Medvedev in his speech recalled that sanctions against Russia were introduced, "in the last 100 years" and Russia "existed in conditions of constant sanctions pressure." He said he was sure that this was done in order "to remove Russia from among the powerful competitors on the international field".

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The root of the current clash probably started with the US decision to unilaterally withdraw from the ABM treaty (Anti-Ballistic Missile Treaty) back in 2002. The treaty was signed in 1972 and was one of the pillars of European security, as it limited the deployment of anti-ballistic missile systems used to defend against nuclear attacks and hence limited an arms race between the adversaries.

Russia saw the withdrawal as an attack on its sovereignty and began rearming shortly afterwards. US ABM missiles went live at a base in Romania last year, with another ABM base due to go live in Poland soon.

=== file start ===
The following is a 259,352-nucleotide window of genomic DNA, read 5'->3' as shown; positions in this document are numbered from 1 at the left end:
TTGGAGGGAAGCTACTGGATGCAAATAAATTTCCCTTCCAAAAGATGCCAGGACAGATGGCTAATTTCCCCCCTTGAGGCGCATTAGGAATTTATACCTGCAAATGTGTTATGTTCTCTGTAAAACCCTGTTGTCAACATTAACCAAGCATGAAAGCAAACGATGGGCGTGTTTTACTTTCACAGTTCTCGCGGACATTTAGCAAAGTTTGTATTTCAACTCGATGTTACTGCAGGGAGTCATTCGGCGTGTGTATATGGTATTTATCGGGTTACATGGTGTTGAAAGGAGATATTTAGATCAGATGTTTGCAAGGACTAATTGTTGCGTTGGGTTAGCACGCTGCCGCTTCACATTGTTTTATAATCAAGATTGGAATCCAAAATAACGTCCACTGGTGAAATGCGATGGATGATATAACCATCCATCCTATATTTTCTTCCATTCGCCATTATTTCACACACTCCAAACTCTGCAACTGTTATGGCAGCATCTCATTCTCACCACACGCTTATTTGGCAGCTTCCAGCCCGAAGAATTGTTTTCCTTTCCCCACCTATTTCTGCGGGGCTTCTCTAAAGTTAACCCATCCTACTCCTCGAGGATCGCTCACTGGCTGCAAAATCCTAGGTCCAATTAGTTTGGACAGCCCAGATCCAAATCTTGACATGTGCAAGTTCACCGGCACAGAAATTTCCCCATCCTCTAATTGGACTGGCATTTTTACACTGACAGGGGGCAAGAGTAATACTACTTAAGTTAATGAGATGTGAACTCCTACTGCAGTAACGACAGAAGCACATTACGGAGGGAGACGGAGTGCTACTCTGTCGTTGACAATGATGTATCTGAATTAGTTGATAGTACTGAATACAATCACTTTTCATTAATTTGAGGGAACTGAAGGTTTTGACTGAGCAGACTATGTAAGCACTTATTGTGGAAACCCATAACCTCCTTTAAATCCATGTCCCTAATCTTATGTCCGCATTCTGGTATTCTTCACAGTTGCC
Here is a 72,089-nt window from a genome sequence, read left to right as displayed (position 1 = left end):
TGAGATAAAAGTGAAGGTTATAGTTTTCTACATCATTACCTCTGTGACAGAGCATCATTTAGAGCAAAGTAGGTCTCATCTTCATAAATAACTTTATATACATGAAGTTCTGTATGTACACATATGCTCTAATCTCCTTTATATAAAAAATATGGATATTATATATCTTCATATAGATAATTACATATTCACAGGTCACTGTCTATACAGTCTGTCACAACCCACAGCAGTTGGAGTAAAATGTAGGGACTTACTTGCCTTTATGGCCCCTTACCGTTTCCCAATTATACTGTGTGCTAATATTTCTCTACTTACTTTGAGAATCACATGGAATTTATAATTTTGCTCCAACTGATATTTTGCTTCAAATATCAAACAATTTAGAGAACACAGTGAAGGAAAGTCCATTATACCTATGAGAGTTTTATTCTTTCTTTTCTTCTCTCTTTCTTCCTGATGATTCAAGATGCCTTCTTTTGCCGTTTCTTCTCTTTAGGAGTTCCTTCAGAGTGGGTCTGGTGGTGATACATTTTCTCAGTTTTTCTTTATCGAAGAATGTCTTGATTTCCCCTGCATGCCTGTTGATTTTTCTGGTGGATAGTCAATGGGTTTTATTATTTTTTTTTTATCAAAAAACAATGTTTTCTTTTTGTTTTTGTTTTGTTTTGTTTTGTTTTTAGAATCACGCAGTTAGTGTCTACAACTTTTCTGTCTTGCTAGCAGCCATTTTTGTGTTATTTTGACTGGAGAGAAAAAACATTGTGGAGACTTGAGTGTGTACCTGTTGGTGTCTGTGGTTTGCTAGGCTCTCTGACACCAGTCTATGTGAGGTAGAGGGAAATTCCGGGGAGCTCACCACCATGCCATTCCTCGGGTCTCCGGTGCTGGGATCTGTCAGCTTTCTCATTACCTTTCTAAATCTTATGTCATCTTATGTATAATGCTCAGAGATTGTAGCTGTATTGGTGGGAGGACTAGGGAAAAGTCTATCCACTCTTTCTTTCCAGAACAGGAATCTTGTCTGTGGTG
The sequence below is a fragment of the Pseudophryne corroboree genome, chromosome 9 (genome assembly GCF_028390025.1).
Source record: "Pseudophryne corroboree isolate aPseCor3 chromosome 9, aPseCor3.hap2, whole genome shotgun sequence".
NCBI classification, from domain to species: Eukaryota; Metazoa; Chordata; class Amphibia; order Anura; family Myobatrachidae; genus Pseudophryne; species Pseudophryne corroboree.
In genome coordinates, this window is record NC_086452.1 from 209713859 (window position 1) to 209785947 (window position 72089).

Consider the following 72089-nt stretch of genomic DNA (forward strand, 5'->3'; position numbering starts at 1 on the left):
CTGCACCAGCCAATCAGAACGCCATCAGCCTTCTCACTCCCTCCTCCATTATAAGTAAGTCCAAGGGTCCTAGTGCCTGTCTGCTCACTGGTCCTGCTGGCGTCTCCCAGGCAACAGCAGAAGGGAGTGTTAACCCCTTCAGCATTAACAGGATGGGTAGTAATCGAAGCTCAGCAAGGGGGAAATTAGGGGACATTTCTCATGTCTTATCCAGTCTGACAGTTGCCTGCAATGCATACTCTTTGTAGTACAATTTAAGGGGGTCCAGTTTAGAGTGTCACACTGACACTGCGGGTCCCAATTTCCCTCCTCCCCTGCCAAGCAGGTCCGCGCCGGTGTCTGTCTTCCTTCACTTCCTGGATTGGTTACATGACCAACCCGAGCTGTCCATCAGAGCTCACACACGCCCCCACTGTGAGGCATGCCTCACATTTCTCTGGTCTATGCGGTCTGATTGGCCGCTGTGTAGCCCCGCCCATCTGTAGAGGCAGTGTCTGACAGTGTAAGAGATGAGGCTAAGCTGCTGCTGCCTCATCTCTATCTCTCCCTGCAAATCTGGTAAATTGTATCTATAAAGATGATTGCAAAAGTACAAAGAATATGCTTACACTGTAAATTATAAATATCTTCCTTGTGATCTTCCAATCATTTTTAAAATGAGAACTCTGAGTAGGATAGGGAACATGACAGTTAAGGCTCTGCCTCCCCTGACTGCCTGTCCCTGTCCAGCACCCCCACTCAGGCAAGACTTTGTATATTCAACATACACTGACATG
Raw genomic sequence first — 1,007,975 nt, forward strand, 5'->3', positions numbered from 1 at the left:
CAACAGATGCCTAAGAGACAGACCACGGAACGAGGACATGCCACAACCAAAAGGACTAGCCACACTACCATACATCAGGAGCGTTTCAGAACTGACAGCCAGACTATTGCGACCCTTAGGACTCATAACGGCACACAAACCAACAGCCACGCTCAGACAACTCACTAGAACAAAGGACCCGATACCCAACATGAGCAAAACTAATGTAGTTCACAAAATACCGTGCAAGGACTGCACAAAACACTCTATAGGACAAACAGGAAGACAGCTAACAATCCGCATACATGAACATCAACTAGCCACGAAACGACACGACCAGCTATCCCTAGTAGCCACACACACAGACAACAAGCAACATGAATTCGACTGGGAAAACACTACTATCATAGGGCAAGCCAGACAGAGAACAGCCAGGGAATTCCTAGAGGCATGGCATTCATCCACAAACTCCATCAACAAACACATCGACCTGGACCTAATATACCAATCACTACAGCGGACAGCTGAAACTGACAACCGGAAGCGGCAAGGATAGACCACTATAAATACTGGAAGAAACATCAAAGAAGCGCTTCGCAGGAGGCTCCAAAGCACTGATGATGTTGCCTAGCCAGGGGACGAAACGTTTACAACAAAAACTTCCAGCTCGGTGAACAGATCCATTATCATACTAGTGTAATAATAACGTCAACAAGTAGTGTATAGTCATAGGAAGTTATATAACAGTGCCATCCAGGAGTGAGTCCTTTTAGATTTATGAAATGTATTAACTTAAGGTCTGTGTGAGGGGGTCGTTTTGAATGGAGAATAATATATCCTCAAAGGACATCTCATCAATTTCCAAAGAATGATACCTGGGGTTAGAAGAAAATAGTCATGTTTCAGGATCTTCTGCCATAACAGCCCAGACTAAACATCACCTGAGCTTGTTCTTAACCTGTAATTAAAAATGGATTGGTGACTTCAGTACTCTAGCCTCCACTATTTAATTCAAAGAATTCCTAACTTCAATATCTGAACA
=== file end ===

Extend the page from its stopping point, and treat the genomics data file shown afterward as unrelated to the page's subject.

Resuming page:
The US is outraged that Moscow would dare to try and interfere in a US election, but this has also been Putin’s objection to Washington. US advisors played an important role in getting Boris Yeltsin re-elected in 1996, the year that Putin came to Moscow to work for the former president. And Putin believed that US funded pro-democracy NGOs were actually fifth columns, so he banned them. The US does routinely interfere in elections: the Washington Post reported that the US meddled in over 70 elections over 30 yearsduring the Cold War, but this is the first time another power has attempted to meddle in its own elections.

As both sides see the clash as a question of protecting their sovereignty neither side is likely to back down. As part of the DASKAA sanctions Washington is demanding not only that Russia closes down its chemical weapons facilities but that it agrees in the next 30 days to open them up to international inspection — conditions very similar to those imposed on Iran’s nuclear programme.